#17: Containers:

Choose containers to hold your emergency supplies for any situation. Make sure your home emergency kit is prepared in a proper storage box with a sealable lid. Some recommended emergency supply containers include:

  • Plastic tubs or boxes with sealable lids
  • 5-gallon plastic buckets with lids
  • Backpacks
  • Small to medium-sized travel bags with wheels
  • Ice Chests
  • Tuff Boxes

It is recommended to have a kit in an easy-to-carry bag with a shoulder strap for added convenience. You don’t need to purchase anything extra — just use the best storage supplies you own.

#18: Family Communication Plan:

Prepare your family communication and rallying point in advance. Select an area where you and your family can meet if you are unable to enter your home. It’s important that everyone knows to meet at the area without a reminder, as at times cell phone towers and reception may be down. More information about family communication plans is available here.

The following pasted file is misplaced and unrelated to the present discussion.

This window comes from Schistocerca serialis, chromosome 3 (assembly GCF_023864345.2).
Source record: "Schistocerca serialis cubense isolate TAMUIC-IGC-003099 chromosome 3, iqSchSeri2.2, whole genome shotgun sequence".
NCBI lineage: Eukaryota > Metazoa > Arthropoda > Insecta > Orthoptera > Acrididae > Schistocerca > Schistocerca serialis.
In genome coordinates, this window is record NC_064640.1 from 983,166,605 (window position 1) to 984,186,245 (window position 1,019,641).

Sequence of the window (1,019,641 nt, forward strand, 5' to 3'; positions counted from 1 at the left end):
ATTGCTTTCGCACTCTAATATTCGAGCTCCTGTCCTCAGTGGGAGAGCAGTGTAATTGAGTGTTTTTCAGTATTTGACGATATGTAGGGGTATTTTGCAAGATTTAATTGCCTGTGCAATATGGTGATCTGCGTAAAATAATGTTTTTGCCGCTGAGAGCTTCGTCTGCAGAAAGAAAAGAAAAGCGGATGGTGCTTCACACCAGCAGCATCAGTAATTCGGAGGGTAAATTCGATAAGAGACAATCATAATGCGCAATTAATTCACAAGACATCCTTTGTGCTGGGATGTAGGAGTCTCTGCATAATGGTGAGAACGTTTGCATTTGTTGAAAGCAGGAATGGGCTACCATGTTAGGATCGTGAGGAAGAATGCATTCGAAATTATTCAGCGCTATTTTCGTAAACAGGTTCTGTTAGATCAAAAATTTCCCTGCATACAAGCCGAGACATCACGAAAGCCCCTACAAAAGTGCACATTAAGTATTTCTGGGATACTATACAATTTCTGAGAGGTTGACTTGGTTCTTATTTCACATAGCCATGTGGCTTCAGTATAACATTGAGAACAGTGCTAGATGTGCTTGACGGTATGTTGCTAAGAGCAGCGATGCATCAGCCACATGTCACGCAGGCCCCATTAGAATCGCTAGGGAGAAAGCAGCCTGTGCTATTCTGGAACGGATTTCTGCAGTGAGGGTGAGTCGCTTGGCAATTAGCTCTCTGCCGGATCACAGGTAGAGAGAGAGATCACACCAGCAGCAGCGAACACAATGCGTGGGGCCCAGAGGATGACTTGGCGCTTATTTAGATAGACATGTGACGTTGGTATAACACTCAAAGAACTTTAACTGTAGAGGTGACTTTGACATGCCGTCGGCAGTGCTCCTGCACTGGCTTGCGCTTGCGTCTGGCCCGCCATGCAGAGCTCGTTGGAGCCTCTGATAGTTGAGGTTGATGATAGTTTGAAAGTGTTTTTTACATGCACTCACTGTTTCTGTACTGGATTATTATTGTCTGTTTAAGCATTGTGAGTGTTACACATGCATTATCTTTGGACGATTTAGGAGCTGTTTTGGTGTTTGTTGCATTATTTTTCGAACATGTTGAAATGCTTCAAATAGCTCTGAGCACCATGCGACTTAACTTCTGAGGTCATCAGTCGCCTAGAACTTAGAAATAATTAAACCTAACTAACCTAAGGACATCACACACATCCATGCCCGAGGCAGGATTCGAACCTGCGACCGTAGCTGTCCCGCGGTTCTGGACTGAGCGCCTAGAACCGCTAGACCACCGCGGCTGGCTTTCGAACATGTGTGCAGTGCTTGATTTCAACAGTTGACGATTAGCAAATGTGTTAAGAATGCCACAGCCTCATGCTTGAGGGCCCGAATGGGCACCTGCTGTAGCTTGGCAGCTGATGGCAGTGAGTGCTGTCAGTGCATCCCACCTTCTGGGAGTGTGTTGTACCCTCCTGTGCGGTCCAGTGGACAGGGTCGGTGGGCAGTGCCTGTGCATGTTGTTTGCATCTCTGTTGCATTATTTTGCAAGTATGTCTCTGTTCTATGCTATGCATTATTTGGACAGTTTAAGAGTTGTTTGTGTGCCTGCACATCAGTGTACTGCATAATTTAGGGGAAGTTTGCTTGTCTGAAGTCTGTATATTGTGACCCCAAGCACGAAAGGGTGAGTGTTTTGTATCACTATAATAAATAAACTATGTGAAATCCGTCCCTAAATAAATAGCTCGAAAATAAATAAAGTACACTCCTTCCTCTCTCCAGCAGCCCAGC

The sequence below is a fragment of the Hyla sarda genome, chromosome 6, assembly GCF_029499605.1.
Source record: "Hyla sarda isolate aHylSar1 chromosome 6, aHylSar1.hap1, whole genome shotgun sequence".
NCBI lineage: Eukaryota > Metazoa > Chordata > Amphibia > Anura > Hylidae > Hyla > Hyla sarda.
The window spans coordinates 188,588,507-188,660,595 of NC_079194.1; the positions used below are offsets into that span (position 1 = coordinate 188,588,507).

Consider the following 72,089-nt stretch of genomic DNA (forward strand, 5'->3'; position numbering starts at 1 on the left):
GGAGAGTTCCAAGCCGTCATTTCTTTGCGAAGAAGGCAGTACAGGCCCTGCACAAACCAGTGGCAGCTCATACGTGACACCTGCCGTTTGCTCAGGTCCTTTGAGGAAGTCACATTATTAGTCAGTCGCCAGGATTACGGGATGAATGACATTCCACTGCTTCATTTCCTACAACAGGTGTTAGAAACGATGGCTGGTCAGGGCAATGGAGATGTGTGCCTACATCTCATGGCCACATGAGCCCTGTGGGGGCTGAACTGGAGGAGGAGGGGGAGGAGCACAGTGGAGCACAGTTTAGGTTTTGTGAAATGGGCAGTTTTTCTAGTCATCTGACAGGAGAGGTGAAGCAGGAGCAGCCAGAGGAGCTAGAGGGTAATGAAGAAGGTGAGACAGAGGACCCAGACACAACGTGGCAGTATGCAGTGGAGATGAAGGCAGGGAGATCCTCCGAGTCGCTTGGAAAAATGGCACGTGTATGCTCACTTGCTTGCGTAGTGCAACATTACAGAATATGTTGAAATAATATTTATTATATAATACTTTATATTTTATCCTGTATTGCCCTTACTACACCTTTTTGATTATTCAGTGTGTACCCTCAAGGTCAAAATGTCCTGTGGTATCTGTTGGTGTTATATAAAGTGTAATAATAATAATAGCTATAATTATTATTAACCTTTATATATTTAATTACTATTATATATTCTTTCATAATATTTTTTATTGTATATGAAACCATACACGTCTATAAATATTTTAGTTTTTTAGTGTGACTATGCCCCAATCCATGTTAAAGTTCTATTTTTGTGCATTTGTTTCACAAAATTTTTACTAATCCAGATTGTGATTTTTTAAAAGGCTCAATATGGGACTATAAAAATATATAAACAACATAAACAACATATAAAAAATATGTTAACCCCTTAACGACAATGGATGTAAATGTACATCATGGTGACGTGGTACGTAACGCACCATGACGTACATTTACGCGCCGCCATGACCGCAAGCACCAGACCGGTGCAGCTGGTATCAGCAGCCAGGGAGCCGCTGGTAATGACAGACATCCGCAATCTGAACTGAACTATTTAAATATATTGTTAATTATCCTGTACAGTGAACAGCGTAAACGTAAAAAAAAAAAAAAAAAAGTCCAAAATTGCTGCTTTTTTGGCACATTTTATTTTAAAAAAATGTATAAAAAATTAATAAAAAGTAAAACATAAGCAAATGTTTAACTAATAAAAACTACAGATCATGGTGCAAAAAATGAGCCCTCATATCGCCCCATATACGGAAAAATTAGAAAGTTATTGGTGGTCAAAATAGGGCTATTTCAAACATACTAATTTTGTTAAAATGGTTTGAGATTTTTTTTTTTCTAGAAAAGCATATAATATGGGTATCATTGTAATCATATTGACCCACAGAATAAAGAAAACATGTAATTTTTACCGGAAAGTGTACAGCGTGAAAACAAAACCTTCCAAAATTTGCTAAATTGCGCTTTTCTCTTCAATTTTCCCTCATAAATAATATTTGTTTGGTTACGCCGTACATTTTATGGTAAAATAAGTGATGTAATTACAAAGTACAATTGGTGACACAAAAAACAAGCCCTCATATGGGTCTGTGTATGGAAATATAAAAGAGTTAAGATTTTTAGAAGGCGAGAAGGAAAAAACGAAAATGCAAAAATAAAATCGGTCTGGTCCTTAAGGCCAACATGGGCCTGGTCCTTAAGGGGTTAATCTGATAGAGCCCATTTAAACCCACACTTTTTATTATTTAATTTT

#19: Water:

While the body can last for weeks without food, water is an absolute necessity daily. Dehydration can seriously impair one’s thinking and body functions. A three-day supply of water is recommended for all individuals in a household, with one gallon per day if evacuating, or a 2-week supply for sheltering in place. Stocking up on sanitation wipes is also advised to help reduce the need for water to clean products. More information about water use in emergencies can be found at

#20: Food:

When it comes to food, focus on foods that provide plenty of protein, fiber, and energy. Look for meals with extended shelf lives, and always pack a manual can opener. Some recommended emergency foods include the following:

  • Peanut Butter